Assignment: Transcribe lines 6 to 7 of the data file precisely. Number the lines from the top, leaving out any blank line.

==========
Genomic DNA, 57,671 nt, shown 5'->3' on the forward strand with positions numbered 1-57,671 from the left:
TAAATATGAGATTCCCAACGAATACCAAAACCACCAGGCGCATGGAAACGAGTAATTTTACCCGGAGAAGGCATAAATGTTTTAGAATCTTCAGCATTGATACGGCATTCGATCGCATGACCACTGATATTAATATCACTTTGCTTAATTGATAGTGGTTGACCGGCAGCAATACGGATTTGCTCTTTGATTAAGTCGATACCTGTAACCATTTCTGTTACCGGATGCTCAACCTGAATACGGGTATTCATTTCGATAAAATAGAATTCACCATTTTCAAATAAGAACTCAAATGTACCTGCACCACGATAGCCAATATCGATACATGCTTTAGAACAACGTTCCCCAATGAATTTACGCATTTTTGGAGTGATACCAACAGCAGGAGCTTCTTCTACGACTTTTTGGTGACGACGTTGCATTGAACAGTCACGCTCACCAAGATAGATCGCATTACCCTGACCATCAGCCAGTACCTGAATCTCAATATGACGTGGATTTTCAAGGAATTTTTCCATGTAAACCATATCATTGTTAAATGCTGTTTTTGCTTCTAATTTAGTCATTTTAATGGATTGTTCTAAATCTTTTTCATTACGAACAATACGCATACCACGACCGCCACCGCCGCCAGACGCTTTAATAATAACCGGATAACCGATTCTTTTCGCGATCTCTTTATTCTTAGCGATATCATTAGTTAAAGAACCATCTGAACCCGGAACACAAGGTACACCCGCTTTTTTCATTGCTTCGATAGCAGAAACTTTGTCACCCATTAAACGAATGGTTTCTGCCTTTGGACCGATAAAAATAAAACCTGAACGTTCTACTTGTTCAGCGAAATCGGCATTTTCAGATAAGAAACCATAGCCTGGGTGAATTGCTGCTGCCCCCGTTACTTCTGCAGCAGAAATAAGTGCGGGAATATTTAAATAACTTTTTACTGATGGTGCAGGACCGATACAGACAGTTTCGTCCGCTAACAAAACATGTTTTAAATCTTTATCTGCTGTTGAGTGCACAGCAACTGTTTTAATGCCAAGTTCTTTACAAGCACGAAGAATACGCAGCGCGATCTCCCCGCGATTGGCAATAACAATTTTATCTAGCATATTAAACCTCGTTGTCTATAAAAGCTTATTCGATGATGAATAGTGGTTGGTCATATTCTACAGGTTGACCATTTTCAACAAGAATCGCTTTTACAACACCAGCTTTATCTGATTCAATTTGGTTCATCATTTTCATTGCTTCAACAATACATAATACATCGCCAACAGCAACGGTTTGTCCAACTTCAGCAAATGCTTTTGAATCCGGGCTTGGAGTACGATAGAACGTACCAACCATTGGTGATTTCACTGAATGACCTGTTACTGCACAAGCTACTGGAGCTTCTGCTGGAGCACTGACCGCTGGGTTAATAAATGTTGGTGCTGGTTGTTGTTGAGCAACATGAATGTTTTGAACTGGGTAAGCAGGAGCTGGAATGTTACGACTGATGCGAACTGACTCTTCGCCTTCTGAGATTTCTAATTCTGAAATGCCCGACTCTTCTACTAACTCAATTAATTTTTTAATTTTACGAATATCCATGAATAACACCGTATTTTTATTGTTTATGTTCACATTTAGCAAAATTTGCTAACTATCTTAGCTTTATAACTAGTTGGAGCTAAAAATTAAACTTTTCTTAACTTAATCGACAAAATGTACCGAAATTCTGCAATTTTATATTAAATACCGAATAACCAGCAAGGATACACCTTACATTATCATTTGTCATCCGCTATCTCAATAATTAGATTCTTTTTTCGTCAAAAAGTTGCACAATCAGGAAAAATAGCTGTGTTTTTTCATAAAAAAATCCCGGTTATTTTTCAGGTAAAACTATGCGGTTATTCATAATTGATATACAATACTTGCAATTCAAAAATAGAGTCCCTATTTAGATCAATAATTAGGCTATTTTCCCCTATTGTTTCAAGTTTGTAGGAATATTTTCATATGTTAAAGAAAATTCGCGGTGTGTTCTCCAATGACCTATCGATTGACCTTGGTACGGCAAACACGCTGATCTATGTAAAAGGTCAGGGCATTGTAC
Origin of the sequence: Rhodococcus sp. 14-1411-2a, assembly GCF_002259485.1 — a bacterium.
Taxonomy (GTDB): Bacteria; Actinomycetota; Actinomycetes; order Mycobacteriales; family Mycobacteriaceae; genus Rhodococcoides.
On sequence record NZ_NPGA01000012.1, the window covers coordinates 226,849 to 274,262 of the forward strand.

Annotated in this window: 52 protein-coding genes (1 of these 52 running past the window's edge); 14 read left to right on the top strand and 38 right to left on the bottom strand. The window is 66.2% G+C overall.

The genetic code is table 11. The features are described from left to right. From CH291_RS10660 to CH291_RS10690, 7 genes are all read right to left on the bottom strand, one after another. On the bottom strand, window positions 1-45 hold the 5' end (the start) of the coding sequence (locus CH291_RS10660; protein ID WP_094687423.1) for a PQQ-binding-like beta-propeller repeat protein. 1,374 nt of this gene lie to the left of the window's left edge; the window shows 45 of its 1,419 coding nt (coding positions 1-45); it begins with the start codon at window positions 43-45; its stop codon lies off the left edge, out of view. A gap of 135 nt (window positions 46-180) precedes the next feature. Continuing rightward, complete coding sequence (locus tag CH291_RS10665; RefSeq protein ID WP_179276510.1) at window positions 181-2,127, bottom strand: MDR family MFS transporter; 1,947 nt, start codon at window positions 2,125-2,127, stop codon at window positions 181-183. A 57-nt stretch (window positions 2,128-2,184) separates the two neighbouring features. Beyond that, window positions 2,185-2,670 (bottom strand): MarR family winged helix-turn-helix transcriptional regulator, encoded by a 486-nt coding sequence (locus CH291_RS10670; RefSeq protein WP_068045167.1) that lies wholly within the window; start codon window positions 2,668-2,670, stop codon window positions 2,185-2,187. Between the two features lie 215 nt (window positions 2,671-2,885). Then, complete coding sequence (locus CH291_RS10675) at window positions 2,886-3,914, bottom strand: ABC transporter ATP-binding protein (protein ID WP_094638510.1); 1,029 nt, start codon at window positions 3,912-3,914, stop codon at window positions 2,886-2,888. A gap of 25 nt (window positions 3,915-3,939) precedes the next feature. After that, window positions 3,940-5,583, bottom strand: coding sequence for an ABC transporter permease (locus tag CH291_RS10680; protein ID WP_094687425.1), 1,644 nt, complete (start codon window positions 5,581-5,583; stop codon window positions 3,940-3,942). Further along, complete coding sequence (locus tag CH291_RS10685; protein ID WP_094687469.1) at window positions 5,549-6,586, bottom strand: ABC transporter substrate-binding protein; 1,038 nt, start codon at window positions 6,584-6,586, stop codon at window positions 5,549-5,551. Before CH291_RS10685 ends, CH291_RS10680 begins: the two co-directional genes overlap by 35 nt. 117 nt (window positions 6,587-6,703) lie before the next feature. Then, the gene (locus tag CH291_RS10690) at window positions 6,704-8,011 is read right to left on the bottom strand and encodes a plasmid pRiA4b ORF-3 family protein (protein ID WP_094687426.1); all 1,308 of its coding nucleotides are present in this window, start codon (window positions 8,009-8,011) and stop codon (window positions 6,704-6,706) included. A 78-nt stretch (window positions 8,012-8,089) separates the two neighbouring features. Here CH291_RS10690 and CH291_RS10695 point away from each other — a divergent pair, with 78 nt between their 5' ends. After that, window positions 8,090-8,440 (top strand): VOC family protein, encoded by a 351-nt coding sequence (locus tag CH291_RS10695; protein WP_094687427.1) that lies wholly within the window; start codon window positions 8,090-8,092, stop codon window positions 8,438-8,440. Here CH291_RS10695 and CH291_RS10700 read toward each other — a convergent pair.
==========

Annotated in this window: 52 protein-coding genes (1 of these 52 running past the window's edge); 14 read left to right on the top strand and 38 right to left on the bottom strand. The window is 66.2% G+C overall.

The genetic code is table 11. The features are described from left to right. From CH291_RS10660 to CH291_RS10690, 7 genes are all read right to left on the bottom strand, one after another. On the bottom strand, window positions 1-45 hold the 5' end (the start) of the coding sequence (locus CH291_RS10660; protein ID WP_094687423.1) for a PQQ-binding-like beta-propeller repeat protein. 1,374 nt of this gene lie to the left of the window's left edge; the window shows 45 of its 1,419 coding nt (coding positions 1-45); it begins with the start codon at window positions 43-45; its stop codon lies off the left edge, out of view. A gap of 135 nt (window positions 46-180) precedes the next feature. Continuing rightward, complete coding sequence (locus tag CH291_RS10665; RefSeq protein ID WP_179276510.1) at window positions 181-2,127, bottom strand: MDR family MFS transporter; 1,947 nt, start codon at window positions 2,125-2,127, stop codon at window positions 181-183. A 57-nt stretch (window positions 2,128-2,184) separates the two neighbouring features. Beyond that, window positions 2,185-2,670 (bottom strand): MarR family winged helix-turn-helix transcriptional regulator, encoded by a 486-nt coding sequence (locus CH291_RS10670; RefSeq protein WP_068045167.1) that lies wholly within the window; start codon window positions 2,668-2,670, stop codon window positions 2,185-2,187. Between the two features lie 215 nt (window positions 2,671-2,885). Then, complete coding sequence (locus CH291_RS10675) at window positions 2,886-3,914, bottom strand: ABC transporter ATP-binding protein (protein ID WP_094638510.1); 1,029 nt, start codon at window positions 3,912-3,914, stop codon at window positions 2,886-2,888. A gap of 25 nt (window positions 3,915-3,939) precedes the next feature. After that, window positions 3,940-5,583, bottom strand: coding sequence for an ABC transporter permease (locus tag CH291_RS10680; protein ID WP_094687425.1), 1,644 nt, complete (start codon window positions 5,581-5,583; stop codon window positions 3,940-3,942). Further along, complete coding sequence (locus tag CH291_RS10685; protein ID WP_094687469.1) at window positions 5,549-6,586, bottom strand: ABC transporter substrate-binding protein; 1,038 nt, start codon at window positions 6,584-6,586, stop codon at window positions 5,549-5,551. Before CH291_RS10685 ends, CH291_RS10680 begins: the two co-directional genes overlap by 35 nt. 117 nt (window positions 6,587-6,703) lie before the next feature. Then, the gene (locus tag CH291_RS10690) at window positions 6,704-8,011 is read right to left on the bottom strand and encodes a plasmid pRiA4b ORF-3 family protein (protein ID WP_094687426.1); all 1,308 of its coding nucleotides are present in this window, start codon (window positions 8,009-8,011) and stop codon (window positions 6,704-6,706) included. A 78-nt stretch (window positions 8,012-8,089) separates the two neighbouring features. Here CH291_RS10690 and CH291_RS10695 point away from each other — a divergent pair, with 78 nt between their 5' ends. After that, window positions 8,090-8,440 (top strand): VOC family protein, encoded by a 351-nt coding sequence (locus tag CH291_RS10695; protein WP_094687427.1) that lies wholly within the window; start codon window positions 8,090-8,092, stop codon window positions 8,438-8,440. Here CH291_RS10695 and CH291_RS10700 read toward each other — a convergent pair.